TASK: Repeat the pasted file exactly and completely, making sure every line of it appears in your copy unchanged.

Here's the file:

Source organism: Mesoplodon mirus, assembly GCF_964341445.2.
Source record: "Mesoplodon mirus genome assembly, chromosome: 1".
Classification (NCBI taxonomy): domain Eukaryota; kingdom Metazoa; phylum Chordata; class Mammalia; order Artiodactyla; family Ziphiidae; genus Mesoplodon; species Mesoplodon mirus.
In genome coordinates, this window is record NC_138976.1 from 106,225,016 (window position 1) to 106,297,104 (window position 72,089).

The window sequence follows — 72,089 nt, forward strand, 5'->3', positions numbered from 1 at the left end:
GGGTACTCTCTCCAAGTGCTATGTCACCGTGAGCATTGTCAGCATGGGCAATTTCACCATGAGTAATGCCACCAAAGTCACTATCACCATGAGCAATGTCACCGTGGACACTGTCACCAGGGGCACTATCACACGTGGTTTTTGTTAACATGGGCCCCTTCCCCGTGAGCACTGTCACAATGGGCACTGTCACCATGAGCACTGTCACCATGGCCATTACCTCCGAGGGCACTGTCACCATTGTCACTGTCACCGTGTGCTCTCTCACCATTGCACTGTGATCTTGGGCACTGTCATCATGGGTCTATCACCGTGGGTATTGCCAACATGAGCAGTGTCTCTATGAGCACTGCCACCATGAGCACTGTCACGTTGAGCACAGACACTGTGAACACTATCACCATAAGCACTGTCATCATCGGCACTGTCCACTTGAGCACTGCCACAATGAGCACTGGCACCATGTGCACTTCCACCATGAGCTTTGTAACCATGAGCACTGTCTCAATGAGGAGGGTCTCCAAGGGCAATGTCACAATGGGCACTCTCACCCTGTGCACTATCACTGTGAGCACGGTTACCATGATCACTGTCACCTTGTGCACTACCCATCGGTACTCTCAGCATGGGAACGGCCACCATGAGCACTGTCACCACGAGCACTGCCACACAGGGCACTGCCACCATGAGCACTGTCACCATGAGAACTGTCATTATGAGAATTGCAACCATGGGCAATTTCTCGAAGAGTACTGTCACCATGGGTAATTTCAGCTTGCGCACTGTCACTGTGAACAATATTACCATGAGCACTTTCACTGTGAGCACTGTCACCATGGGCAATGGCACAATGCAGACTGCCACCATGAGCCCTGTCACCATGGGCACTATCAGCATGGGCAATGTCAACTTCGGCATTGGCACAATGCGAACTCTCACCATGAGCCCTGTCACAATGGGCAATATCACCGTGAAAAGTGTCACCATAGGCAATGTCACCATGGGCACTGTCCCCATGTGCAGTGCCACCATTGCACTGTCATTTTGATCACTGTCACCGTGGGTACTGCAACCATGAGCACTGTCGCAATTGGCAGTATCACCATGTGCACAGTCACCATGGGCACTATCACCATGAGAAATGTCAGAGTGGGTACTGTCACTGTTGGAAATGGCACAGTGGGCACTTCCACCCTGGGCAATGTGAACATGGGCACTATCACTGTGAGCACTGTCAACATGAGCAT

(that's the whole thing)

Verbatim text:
Source organism: Mesoplodon mirus, assembly GCF_964341445.2.
Source record: "Mesoplodon mirus genome assembly, chromosome: 1".
Classification (NCBI taxonomy): domain Eukaryota; kingdom Metazoa; phylum Chordata; class Mammalia; order Artiodactyla; family Ziphiidae; genus Mesoplodon; species Mesoplodon mirus.
In genome coordinates, this window is record NC_138976.1 from 106,225,016 (window position 1) to 106,297,104 (window position 72,089).

The window sequence follows — 72,089 nt, forward strand, 5'->3', positions numbered from 1 at the left end:
GGGTACTCTCTCCAAGTGCTATGTCACCGTGAGCATTGTCAGCATGGGCAATTTCACCATGAGTAATGCCACCAAAGTCACTATCACCATGAGCAATGTCACCGTGGACACTGTCACCAGGGGCACTATCACACGTGGTTTTTGTTAACATGGGCCCCTTCCCCGTGAGCACTGTCACAATGGGCACTGTCACCATGAGCACTGTCACCATGGCCATTACCTCCGAGGGCACTGTCACCATTGTCACTGTCACCGTGTGCTCTCTCACCATTGCACTGTGATCTTGGGCACTGTCATCATGGGTCTATCACCGTGGGTATTGCCAACATGAGCAGTGTCTCTATGAGCACTGCCACCATGAGCACTGTCACGTTGAGCACAGACACTGTGAACACTATCACCATAAGCACTGTCATCATCGGCACTGTCCACTTGAGCACTGCCACAATGAGCACTGGCACCATGTGCACTTCCACCATGAGCTTTGTAACCATGAGCACTGTCTCAATGAGGAGGGTCTCCAAGGGCAATGTCACAATGGGCACTCTCACCCTGTGCACTATCACTGTGAGCACGGTTACCATGATCACTGTCACCTTGTGCACTACCCATCGGTACTCTCAGCATGGGAACGGCCACCATGAGCACTGTCACCACGAGCACTGCCACACAGGGCACTGCCACCATGAGCACTGTCACCATGAGAACTGTCATTATGAGAATTGCAACCATGGGCAATTTCTCGAAGAGTACTGTCACCATGGGTAATTTCAGCTTGCGCACTGTCACTGTGAACAATATTACCATGAGCACTTTCACTGTGAGCACTGTCACCATGGGCAATGGCACAATGCAGACTGCCACCATGAGCCCTGTCACCATGGGCACTATCAGCATGGGCAATGTCAACTTCGGCATTGGCACAATGCGAACTCTCACCATGAGCCCTGTCACAATGGGCAATATCACCGTGAAAAGTGTCACCATAGGCAATGTCACCATGGGCACTGTCCCCATGTGCAGTGCCACCATTGCACTGTCATTTTGATCACTGTCACCGTGGGTACTGCAACCATGAGCACTGTCGCAATTGGCAGTATCACCATGTGCACAGTCACCATGGGCACTATCACCATGAGAAATGTCAGAGTGGGTACTGTCACTGTTGGAAATGGCACAGTGGGCACTTCCACCCTGGGCAATGTGAACATGGGCACTATCACTGTGAGCACTGTCAACATGAGCAT